Had Chu Berry's life not been cut short when he died at age 33 as the result of an automobile accident, who knows what might have been. But what he did achieve was enough. Considering the brevity of his life, and that his recording career spans a mere decade, it is remarkable that his name continues to loom large in the annals of jazz.
Leon "Chu" Berry was born in Wheeling on Sept. 13, 1908, into a relatively well-to-do family that included a very musical half sister who played piano in a jazz trio that rehearsed in the Berry home, Chu's love of music and the saxophone was born.
Inspired by Coleman Hawkins (whom he heard on tour) to take up the saxophone, he played the alto instrument while at Lincoln High School in Wheeling and at West Virginia State College in Charleston. After playing with his sister for high school dances, Berry's first band experience occurred in a 15-piece group in Wheeling and a college band in Charleston. In summer 1928, Berry returned to the Ohio Valley after a year in college and joined the "swingingest jazz band around," Perry's Broadway Buddies. In 1929, he received his first nationally important professional engagement when he joined the Sammy Stewart band in Columbus and Chicago. Within months he made his first foray into New York and its jazz scene. He switched from alto sax to tenor sax after he joined the Stewart band and met and performed with tenor saxophonist Cecil Scott's band.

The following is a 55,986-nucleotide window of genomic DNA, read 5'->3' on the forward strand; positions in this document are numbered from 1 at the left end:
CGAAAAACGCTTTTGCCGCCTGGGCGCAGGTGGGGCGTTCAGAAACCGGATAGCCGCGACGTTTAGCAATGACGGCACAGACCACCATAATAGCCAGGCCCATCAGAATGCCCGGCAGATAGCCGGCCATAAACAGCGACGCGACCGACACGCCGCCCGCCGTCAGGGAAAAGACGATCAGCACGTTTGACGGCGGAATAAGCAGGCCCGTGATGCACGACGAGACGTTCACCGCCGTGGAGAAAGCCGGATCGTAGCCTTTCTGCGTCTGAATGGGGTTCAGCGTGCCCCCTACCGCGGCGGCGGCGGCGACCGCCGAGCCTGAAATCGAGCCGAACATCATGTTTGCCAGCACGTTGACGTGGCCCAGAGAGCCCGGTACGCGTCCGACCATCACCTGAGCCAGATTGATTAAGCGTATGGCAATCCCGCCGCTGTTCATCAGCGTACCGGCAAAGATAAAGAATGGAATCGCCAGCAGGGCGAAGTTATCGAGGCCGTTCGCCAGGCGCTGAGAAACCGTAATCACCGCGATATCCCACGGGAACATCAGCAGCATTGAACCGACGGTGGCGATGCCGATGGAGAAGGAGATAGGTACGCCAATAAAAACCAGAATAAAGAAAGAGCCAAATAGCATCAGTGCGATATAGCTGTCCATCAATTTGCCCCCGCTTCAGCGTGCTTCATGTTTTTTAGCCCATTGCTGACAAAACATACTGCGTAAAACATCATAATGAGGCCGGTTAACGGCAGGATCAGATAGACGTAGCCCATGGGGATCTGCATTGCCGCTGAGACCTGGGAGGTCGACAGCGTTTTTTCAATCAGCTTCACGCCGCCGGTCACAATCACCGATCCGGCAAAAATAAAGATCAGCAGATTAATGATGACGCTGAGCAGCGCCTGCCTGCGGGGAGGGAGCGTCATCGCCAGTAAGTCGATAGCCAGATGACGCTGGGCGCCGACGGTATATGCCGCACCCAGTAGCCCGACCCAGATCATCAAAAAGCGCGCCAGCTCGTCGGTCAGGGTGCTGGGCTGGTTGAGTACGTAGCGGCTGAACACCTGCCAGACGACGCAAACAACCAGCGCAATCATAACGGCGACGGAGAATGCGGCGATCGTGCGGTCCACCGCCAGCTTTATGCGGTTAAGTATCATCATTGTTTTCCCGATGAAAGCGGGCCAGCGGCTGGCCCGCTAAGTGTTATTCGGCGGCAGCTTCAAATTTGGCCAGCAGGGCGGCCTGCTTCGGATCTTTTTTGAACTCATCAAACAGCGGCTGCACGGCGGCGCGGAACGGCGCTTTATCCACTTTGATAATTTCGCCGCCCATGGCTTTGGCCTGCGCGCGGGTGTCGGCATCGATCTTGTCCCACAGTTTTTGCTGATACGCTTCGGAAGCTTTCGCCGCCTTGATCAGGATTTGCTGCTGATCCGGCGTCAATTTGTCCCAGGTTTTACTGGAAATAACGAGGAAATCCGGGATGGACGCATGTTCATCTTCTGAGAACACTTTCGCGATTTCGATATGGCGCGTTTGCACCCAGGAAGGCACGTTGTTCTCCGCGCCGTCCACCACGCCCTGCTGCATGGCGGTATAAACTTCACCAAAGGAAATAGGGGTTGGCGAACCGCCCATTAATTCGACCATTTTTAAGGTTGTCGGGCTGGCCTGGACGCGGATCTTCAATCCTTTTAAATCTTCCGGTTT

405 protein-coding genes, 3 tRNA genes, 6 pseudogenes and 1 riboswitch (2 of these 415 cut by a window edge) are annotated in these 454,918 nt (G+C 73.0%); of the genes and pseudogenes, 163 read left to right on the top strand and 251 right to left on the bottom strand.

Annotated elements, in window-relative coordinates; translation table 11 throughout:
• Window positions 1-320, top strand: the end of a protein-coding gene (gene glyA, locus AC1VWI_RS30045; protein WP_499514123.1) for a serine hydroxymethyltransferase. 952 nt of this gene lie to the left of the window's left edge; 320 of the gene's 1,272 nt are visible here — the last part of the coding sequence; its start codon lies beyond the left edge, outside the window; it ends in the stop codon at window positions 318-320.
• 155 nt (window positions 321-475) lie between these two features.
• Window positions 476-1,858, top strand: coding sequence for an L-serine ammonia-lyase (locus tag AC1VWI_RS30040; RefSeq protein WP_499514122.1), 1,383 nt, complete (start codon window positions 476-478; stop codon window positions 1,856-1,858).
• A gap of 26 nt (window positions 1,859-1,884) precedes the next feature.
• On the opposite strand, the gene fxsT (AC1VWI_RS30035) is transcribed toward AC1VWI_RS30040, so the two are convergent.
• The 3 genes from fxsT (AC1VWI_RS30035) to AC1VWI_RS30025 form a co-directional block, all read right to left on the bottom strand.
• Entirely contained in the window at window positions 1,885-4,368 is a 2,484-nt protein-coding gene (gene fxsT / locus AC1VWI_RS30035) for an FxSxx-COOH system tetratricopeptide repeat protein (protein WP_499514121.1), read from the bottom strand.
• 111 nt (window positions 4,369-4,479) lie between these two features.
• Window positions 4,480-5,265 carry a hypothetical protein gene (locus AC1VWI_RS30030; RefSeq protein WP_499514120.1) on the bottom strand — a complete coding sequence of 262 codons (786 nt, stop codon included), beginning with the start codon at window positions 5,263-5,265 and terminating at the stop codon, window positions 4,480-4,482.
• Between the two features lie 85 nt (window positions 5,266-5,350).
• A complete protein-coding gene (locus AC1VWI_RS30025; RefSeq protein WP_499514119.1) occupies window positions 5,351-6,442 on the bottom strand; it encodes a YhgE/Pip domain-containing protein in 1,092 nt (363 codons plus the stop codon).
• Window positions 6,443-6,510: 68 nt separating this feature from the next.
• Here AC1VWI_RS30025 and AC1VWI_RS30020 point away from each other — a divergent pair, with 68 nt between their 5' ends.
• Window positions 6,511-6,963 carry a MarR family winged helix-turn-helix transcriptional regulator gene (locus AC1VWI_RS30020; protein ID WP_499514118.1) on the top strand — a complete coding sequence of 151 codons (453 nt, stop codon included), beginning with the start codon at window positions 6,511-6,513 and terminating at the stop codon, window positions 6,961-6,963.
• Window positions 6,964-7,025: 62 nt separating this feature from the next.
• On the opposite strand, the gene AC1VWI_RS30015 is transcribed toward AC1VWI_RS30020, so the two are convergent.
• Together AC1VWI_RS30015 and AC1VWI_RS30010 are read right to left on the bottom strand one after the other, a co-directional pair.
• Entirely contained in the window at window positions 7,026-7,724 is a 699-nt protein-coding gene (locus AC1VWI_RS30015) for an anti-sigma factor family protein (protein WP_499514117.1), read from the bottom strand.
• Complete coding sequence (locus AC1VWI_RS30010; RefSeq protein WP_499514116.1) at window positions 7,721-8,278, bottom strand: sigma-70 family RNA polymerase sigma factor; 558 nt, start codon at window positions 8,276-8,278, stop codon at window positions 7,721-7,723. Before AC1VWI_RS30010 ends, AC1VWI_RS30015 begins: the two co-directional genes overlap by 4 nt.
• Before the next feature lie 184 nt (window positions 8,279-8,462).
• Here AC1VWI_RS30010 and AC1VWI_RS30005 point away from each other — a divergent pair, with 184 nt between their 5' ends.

Among the major groups with which he played were the bands of Benny Carter, (1930) Teddy Hill, (1933-35) Fletcher Henderson (1936) to whom he contributed the song "Christopher Columbus" and ultimately Cab Calloway, with whom he joined up with in 1937. He performed as sideman or on recordings with many of the best known artists of the era from Bessie Smith, Billie Holiday, to Count Basie.
As a member of Cab Calloway's Cotton Club Orchestra, Berry set new standards for the band, and was in the line up with Mario Bauza and a young Dizzy Gillespie. Berry was strongly influenced by Coleman Hawkins, but soon developed his own distinctive style. He was Hawkins’ equal in harmonic sophistication and his superior when it came to swing and drive. Excelling at performing in fast tempos, where his remarkable breath control, unerring sense of time, and even, strong tone production were his forte. He displayed a powerful momentum with an accuracy and fondness for plaintive high notes. . Berry was especially adept at inserting a lot of individuality into a short space; he was brilliant in eight bars, a quality that endeared him to bandleaders.